Firefighters and police at the scene of the overnight fire. Photograph: (Getty)
An estimated 50 to 100 people were in the building attending an electronic dance music party. At least 24 deaths have been confirmed
Up to 40 people are feared dead in a huge fire that tore through a party in a warehouse near San Francisco, authorities said. The toll rose to 24 on Sunday, AFP quoted police as saying.
Oakland fire chief Teresa Deloach Reed told reporters that most of those who died in the blaze, that started about 11:30 pm local time on Friday, were thought to have died on the upper floor of the two-storey warehouse known as Oakland Ghostship.
"It must have been a very fast-moving fire," she said.
An estimated 50 to 100 people were in the building attending an electronic dance music party. The cause of the fire is not yet known.
Fire crews had not been able to fully sweep the scene by mid-Saturday and officials were bracing for more casualties once rescuers entered the building.
"We are prepared for several dozen fatalities," Sergeant Ray Kelly, of the Alameda County Sheriff’s department, told reporters. "We are prepared to deal with 30, 40 deceased people."
According to Kelly, some of the missing are from overseas, making it difficult to identify the victims. Most of the people attending the party were in their 20s and 30s.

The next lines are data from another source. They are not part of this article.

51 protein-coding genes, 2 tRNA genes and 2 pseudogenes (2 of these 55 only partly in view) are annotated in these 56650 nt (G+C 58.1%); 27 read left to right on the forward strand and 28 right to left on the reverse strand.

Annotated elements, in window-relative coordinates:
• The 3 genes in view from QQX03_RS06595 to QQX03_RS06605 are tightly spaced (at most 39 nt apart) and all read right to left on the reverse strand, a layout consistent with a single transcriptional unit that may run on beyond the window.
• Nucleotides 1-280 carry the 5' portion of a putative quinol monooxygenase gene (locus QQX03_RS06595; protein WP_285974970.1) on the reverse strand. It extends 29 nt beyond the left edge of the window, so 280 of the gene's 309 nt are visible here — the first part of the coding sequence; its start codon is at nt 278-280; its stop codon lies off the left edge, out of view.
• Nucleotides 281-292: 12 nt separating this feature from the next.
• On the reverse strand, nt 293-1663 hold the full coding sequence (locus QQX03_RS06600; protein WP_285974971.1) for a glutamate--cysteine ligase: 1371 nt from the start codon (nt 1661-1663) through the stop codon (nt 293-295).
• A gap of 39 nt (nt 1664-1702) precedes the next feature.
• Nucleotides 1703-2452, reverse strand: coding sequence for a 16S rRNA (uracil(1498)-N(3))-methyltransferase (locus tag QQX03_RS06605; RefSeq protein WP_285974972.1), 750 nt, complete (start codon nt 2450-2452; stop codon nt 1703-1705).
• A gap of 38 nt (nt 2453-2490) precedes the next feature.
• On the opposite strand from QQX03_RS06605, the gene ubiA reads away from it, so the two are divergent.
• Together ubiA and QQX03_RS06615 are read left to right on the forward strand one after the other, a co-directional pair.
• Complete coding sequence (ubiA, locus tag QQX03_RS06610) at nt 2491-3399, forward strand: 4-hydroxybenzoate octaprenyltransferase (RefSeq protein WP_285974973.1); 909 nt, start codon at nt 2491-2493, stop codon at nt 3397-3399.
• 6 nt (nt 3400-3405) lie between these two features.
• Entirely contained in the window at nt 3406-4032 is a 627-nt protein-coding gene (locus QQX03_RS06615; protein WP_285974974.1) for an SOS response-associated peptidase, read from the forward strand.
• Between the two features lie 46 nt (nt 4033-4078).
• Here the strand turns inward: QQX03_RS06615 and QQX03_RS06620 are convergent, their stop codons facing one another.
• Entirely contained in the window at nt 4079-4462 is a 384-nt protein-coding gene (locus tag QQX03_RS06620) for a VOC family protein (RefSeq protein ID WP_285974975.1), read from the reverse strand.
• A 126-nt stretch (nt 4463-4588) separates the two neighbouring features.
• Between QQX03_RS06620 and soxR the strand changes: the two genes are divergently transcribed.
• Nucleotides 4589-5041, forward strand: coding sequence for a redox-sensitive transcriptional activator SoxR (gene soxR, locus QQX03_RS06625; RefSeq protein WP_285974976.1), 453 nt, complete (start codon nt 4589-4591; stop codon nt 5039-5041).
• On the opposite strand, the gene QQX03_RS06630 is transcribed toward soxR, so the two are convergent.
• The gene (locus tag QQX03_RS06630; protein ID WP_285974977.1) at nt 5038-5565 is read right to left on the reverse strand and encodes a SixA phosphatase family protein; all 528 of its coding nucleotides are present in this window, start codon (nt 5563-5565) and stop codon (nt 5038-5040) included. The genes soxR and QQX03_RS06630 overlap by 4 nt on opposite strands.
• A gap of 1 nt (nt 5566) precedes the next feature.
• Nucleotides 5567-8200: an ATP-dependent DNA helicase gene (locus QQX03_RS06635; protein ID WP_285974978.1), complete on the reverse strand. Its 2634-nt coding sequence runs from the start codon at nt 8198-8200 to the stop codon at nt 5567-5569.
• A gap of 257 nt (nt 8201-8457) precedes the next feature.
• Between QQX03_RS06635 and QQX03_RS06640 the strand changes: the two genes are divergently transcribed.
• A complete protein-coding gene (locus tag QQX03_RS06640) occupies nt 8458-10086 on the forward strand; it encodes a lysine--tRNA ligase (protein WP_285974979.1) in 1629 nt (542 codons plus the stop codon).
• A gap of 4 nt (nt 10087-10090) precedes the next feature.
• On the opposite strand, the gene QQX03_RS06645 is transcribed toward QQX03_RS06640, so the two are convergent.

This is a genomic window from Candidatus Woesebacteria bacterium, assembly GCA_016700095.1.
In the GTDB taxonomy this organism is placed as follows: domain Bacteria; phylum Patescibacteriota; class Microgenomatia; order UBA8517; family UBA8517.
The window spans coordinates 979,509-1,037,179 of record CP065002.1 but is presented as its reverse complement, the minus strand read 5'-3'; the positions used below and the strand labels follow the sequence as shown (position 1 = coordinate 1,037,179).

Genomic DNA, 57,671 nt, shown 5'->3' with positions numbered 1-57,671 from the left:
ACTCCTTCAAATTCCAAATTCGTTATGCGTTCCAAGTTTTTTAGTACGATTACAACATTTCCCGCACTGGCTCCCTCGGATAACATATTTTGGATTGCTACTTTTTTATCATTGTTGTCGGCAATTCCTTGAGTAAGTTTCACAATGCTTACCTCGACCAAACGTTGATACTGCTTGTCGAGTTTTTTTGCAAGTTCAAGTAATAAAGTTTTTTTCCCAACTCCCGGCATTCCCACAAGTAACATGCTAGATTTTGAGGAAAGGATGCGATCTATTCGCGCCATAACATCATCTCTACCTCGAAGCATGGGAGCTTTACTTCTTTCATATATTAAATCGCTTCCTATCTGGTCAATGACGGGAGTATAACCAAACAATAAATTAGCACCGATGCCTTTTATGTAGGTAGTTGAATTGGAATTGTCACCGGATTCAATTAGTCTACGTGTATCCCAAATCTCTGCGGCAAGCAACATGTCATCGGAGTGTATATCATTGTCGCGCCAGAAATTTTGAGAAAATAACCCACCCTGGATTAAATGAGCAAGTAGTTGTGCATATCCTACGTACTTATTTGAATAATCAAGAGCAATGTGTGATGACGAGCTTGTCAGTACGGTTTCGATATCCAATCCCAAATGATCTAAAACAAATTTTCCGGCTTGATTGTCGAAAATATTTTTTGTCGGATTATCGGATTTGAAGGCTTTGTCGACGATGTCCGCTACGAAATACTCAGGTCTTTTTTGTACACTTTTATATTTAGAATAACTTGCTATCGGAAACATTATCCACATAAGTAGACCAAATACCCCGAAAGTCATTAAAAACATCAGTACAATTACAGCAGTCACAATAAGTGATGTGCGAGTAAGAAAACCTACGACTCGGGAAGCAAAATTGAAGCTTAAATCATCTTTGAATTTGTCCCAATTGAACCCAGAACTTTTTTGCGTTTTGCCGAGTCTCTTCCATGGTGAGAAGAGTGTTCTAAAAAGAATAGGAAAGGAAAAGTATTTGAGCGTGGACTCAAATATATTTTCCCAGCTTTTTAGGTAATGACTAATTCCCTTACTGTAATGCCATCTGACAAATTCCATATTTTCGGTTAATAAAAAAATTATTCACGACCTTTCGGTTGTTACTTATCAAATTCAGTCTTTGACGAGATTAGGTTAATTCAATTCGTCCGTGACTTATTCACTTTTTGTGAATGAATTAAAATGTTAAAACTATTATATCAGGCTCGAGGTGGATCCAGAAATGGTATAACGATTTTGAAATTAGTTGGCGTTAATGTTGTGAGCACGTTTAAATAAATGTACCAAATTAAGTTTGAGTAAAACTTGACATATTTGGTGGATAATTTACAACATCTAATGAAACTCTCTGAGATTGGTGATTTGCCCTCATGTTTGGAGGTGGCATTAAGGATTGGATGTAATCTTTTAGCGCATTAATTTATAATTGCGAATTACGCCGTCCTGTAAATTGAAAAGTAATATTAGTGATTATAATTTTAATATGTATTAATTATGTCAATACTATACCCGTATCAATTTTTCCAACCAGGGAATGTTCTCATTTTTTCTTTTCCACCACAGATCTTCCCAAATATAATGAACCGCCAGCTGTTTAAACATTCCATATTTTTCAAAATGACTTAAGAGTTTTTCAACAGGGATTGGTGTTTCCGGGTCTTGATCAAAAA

The warehouse housed an artist collective with numerous partitions that were added and a makeshift stairwell built from pallets.
Some of the structural changes made it extremely difficult for people to escape, Reed said.
"There wasn’t a real entry or exit path," she said. "I don’t know where the fire started, but I do know that the way the building was situated made it difficult for people to escape."
Firefighters were hampered in their efforts to put out the blaze by clutter, news agency AFP reports.
"It was filled end to end with furniture, whatnot, collections," Reed said. "It was like a maze almost."
She said that it apparently no smoke detectors were activated in the building, which had no sprinkler system. The inferno raced through the structure quickly and got out of control at one point, forcing firefighters to pull back.
"I literally felt my skin peeling and my lungs being suffocated by smoke," Bob Mule, a photographer who lives in the building, told Fox television affiliate KTVU. "I couldn’t get the fire extinguisher to work."
Video footage posted by the fire department overnight showed orange flames shooting into the sky from the roof and flaring out of the large windows.
Drones equipped with thermal imaging capabilities would be flown at the scene to detect "hot spots" that might still be burning inside the building.
(WION with inputs from AFP)